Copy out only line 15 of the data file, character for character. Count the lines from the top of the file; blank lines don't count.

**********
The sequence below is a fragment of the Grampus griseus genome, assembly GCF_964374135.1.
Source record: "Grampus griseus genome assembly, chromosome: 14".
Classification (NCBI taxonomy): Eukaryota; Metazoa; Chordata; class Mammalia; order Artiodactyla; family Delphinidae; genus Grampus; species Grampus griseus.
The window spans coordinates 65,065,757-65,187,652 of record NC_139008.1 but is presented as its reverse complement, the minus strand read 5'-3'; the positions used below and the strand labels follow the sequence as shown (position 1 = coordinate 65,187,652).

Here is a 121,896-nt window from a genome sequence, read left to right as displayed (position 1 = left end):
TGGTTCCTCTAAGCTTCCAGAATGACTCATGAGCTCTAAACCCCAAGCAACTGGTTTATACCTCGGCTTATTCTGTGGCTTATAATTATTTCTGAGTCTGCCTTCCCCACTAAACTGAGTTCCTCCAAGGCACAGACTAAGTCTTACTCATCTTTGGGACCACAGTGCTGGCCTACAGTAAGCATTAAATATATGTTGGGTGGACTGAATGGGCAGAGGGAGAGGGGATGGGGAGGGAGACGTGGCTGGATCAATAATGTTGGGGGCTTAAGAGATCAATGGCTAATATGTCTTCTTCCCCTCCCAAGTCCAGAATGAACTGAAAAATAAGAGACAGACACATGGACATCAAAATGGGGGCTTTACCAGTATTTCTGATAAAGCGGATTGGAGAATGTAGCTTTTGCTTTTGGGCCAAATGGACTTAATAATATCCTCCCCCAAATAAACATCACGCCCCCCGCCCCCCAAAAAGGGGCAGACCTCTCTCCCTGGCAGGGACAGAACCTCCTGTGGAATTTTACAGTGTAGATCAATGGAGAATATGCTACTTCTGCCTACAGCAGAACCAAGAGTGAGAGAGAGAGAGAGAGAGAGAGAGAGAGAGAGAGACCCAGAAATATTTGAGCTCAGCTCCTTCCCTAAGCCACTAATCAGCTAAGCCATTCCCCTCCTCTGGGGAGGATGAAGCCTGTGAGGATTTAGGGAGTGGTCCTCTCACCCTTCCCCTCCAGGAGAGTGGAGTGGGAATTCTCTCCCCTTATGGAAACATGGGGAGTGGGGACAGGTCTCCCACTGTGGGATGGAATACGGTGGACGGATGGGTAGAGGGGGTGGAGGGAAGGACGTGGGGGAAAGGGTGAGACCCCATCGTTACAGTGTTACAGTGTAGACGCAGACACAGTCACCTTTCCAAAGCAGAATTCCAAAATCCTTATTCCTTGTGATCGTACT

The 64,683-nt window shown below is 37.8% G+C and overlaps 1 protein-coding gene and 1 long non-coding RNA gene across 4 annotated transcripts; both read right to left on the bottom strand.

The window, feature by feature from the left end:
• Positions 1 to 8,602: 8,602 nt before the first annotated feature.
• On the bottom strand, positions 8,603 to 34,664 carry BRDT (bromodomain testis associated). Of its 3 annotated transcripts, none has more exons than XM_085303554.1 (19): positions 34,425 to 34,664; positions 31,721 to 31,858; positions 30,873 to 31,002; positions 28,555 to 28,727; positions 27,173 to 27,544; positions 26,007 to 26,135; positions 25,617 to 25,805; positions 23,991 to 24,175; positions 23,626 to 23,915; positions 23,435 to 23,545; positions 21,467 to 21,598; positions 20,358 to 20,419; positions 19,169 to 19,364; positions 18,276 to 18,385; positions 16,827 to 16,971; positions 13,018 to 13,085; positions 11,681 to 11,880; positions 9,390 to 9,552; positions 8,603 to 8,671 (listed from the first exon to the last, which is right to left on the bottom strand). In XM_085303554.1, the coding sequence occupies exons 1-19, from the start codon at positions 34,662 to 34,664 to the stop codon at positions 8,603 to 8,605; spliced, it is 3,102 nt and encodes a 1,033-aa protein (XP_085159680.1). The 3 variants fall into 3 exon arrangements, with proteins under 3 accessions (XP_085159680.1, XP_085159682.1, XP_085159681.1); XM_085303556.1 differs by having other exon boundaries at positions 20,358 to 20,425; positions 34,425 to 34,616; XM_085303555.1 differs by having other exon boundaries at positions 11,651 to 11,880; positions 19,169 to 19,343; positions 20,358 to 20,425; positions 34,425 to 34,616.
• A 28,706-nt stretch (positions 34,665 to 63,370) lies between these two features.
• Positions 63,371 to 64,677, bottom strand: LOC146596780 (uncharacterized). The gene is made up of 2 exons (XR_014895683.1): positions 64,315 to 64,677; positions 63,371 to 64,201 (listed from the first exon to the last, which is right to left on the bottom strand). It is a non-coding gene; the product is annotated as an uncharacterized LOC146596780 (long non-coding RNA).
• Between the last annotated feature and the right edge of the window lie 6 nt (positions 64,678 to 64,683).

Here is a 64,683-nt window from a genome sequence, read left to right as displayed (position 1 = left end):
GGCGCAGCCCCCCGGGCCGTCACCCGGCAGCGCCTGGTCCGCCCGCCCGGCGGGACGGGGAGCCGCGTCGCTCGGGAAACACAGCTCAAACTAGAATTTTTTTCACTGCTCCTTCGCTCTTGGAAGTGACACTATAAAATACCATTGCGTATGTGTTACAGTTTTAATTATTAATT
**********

GGCGCAGCCCCCCGGGCCGTCACCCGGCAGCGCCTGGTCCGCCCGCCCGGCGGGACGGGGAGCCGCGTCGCTCGGGAAACACAGCTCAAACTAGAATTTTTTTCACTGCTCCTTCGCTCTTGGAAGTGACACTATAAAATACCATTGCGTATGTGTTACAGTTTTAATTATTAATT